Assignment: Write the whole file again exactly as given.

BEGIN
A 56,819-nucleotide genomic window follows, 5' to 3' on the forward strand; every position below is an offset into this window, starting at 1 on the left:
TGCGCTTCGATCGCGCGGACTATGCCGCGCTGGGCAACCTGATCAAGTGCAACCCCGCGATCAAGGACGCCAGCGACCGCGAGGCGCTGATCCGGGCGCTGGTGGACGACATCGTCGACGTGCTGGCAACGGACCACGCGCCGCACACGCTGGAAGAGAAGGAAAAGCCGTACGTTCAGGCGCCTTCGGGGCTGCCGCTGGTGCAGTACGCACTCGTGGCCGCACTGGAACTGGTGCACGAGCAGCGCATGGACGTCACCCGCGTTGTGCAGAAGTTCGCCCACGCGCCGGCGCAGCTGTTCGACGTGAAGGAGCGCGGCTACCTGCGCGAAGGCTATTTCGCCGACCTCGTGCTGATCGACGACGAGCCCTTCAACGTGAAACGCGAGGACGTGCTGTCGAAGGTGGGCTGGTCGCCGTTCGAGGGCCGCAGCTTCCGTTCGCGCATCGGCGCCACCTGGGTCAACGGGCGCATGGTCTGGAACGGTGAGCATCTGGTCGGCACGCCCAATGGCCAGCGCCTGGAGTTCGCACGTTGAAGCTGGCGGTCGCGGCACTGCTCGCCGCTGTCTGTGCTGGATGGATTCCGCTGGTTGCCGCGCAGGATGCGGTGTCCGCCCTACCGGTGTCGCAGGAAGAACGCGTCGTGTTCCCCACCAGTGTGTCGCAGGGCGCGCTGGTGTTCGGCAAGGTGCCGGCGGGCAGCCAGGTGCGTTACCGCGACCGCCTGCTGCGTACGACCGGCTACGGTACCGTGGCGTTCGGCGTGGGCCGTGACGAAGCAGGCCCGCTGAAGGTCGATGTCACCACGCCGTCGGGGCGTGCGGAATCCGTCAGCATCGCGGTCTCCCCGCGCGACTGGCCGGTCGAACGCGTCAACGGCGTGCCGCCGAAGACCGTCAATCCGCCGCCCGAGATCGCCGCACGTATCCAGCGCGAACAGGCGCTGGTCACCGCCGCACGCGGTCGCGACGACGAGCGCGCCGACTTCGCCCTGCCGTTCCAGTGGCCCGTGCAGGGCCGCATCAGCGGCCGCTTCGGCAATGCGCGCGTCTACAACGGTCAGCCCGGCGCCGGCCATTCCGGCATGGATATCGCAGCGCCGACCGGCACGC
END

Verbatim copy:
A 56,819-nucleotide genomic window follows, 5' to 3' on the forward strand; every position below is an offset into this window, starting at 1 on the left:
TGCGCTTCGATCGCGCGGACTATGCCGCGCTGGGCAACCTGATCAAGTGCAACCCCGCGATCAAGGACGCCAGCGACCGCGAGGCGCTGATCCGGGCGCTGGTGGACGACATCGTCGACGTGCTGGCAACGGACCACGCGCCGCACACGCTGGAAGAGAAGGAAAAGCCGTACGTTCAGGCGCCTTCGGGGCTGCCGCTGGTGCAGTACGCACTCGTGGCCGCACTGGAACTGGTGCACGAGCAGCGCATGGACGTCACCCGCGTTGTGCAGAAGTTCGCCCACGCGCCGGCGCAGCTGTTCGACGTGAAGGAGCGCGGCTACCTGCGCGAAGGCTATTTCGCCGACCTCGTGCTGATCGACGACGAGCCCTTCAACGTGAAACGCGAGGACGTGCTGTCGAAGGTGGGCTGGTCGCCGTTCGAGGGCCGCAGCTTCCGTTCGCGCATCGGCGCCACCTGGGTCAACGGGCGCATGGTCTGGAACGGTGAGCATCTGGTCGGCACGCCCAATGGCCAGCGCCTGGAGTTCGCACGTTGAAGCTGGCGGTCGCGGCACTGCTCGCCGCTGTCTGTGCTGGATGGATTCCGCTGGTTGCCGCGCAGGATGCGGTGTCCGCCCTACCGGTGTCGCAGGAAGAACGCGTCGTGTTCCCCACCAGTGTGTCGCAGGGCGCGCTGGTGTTCGGCAAGGTGCCGGCGGGCAGCCAGGTGCGTTACCGCGACCGCCTGCTGCGTACGACCGGCTACGGTACCGTGGCGTTCGGCGTGGGCCGTGACGAAGCAGGCCCGCTGAAGGTCGATGTCACCACGCCGTCGGGGCGTGCGGAATCCGTCAGCATCGCGGTCTCCCCGCGCGACTGGCCGGTCGAACGCGTCAACGGCGTGCCGCCGAAGACCGTCAATCCGCCGCCCGAGATCGCCGCACGTATCCAGCGCGAACAGGCGCTGGTCACCGCCGCACGCGGTCGCGACGACGAGCGCGCCGACTTCGCCCTGCCGTTCCAGTGGCCCGTGCAGGGCCGCATCAGCGGCCGCTTCGGCAATGCGCGCGTCTACAACGGTCAGCCCGGCGCCGGCCATTCCGGCATGGATATCGCAGCGCCGACCGGCACGC